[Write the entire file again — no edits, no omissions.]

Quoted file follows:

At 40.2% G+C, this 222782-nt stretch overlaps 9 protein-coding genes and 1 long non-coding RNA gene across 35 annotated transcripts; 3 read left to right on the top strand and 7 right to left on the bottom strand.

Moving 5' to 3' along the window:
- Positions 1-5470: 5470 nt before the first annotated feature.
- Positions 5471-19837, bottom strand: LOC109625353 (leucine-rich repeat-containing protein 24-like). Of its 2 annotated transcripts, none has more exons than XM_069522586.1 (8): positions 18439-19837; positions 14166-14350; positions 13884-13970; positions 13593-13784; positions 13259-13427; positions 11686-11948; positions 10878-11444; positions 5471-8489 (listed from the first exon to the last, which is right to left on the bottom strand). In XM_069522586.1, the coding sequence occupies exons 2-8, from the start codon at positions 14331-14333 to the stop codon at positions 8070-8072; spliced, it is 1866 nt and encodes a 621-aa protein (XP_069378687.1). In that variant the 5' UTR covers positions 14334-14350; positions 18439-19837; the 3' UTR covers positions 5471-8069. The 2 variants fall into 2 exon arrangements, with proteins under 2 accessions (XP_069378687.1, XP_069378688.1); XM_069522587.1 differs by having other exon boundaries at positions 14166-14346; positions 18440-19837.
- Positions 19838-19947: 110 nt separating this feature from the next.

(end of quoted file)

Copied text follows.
At 40.2% G+C, this 222782-nt stretch overlaps 9 protein-coding genes and 1 long non-coding RNA gene across 35 annotated transcripts; 3 read left to right on the top strand and 7 right to left on the bottom strand.

Moving 5' to 3' along the window:
- Positions 1-5470: 5470 nt before the first annotated feature.
- Positions 5471-19837, bottom strand: LOC109625353 (leucine-rich repeat-containing protein 24-like). Of its 2 annotated transcripts, none has more exons than XM_069522586.1 (8): positions 18439-19837; positions 14166-14350; positions 13884-13970; positions 13593-13784; positions 13259-13427; positions 11686-11948; positions 10878-11444; positions 5471-8489 (listed from the first exon to the last, which is right to left on the bottom strand). In XM_069522586.1, the coding sequence occupies exons 2-8, from the start codon at positions 14331-14333 to the stop codon at positions 8070-8072; spliced, it is 1866 nt and encodes a 621-aa protein (XP_069378687.1). In that variant the 5' UTR covers positions 14334-14350; positions 18439-19837; the 3' UTR covers positions 5471-8069. The 2 variants fall into 2 exon arrangements, with proteins under 2 accessions (XP_069378687.1, XP_069378688.1); XM_069522587.1 differs by having other exon boundaries at positions 14166-14346; positions 18440-19837.
- Positions 19838-19947: 110 nt separating this feature from the next.